This is completely subjective. Here's my opinion on the matter.
Figure out what browser your target users are using/can use...
Option 1. If a high percentage (maybe 80%-100%?) of prospective users use modern browsers, consider graceful degradation. Make your site the best it can be then handle older browsers with "not supported, please upgrade" style messages.
Option 2. If a moderate percentage (maybe 20%+) of prospective users use older browsers, consider progressive enhancement. Make your site work for ALL users (i.e. plain html) then add bells and whistles for modern browsers.
If your site is public, there's a good chance it will fall into option 2. It's hard to tell what your user base will be. This may be less true if your site is targeted at a certain audience (e.g. If you're building an app for techies, you could almost guarantee they won't be using
If your site is private/PAYG, you have a bit of a standing to support "minimum browser specs". For some clients, this may not be feasible. I know of certain UK government branches that will only allow IE6 on their internal machines due to security concerns (I know, backwords huh!). Many clients will be able to define their minimum supported browsers. You can charge appropriately for building and maintenance costs.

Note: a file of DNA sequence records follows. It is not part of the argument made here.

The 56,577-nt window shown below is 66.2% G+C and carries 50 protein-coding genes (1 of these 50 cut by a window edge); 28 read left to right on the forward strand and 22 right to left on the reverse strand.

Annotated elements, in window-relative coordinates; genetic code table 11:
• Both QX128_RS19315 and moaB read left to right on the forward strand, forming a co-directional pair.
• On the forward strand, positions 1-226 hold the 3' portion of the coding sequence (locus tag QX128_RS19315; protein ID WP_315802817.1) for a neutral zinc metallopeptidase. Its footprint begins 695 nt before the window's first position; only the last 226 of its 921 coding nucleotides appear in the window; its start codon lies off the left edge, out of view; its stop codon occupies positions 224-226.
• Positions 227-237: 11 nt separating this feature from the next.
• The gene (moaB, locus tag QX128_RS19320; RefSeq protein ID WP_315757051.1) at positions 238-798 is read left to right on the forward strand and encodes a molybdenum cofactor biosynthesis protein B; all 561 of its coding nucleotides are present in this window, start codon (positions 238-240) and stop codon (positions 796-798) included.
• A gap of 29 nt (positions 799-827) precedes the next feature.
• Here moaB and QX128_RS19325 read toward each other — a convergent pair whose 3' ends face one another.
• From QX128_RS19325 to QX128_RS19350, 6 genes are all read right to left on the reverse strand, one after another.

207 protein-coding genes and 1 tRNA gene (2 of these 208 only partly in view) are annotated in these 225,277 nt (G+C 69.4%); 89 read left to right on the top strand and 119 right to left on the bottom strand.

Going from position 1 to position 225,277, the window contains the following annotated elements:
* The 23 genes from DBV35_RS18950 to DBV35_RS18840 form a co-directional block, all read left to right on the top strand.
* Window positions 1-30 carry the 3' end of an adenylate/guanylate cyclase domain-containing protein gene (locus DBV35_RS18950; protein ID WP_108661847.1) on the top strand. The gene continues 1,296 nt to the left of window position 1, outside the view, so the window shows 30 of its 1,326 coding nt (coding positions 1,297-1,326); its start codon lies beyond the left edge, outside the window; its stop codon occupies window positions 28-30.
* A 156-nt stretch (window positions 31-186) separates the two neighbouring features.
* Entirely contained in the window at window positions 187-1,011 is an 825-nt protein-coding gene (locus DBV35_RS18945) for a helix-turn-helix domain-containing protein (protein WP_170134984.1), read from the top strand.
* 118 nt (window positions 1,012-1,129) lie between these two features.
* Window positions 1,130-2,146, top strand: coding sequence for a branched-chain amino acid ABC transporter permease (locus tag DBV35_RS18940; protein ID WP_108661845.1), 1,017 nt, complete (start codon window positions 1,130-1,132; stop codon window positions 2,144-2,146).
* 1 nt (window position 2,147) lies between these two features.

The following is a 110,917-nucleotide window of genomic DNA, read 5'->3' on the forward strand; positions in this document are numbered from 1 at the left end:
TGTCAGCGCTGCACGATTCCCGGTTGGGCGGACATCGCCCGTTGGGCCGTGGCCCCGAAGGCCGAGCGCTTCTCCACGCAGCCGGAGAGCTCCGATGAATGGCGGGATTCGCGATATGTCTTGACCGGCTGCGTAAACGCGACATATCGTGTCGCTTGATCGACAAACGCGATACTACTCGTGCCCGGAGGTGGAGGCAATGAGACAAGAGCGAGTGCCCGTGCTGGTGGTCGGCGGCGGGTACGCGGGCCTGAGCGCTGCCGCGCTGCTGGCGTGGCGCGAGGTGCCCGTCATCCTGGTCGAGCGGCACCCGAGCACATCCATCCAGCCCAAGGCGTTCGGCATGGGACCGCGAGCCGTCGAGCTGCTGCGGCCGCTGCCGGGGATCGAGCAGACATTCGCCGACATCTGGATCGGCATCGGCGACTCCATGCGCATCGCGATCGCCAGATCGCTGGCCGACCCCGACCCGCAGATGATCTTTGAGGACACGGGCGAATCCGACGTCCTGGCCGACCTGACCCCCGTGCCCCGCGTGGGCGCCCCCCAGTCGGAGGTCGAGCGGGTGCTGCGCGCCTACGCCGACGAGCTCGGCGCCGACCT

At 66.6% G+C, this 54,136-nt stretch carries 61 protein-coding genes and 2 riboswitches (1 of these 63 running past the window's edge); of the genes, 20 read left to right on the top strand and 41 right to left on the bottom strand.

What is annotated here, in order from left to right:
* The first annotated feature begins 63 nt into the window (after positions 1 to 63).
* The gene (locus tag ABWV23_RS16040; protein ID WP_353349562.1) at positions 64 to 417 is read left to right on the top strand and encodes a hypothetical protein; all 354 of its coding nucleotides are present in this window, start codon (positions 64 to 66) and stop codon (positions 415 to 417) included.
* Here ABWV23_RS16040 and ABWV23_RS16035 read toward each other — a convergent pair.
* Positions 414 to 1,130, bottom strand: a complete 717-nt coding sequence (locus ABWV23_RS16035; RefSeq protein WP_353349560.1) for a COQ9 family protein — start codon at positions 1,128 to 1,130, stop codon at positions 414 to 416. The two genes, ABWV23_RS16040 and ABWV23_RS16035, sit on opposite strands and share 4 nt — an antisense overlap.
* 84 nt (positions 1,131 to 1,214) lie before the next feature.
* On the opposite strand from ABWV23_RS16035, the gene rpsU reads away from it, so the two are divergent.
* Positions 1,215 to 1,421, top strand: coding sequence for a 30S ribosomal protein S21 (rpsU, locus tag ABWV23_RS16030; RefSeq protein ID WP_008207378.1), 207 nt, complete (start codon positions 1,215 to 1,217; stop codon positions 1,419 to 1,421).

Progressive enhancement is very popular amongst my colleagues. I'm not such a big fan. We're a software house providing bespoke SaaS on a client by client basis. We have a strict policy to make ALL applications progressively enhanced. I find this to be very inefficient and costly. Most clients don't require support for any browsers earlier than IE8, FF4, etc. Most (probably all) clients have full support for JS, ans CSS.
If you fall into option 1 but still feel the need to support the older browsers, consider Google Chrome Frame. This allows older IE versions to render websites using the Chrome engine. This could be part of your graceful degradation message:
Unfortunately, this feature is not supported on your browser. Consider upgrading your browser. If you are using Internet Explorer, install Google Chrome Frame to enable this feature. We would normally apologise for any inconvenience this causes, but it's your own dumb fault for using a rubbish browser.
(Disclaimer: Last sentence modified for humour only!)
To summarise my babbling, build your site based on your users' browser support, not on what you or anyone else thinks may be best practice. Don't fall into the 80-20 trap. It's easy to spend more than 80% of your time, supporting less than 20% of your users.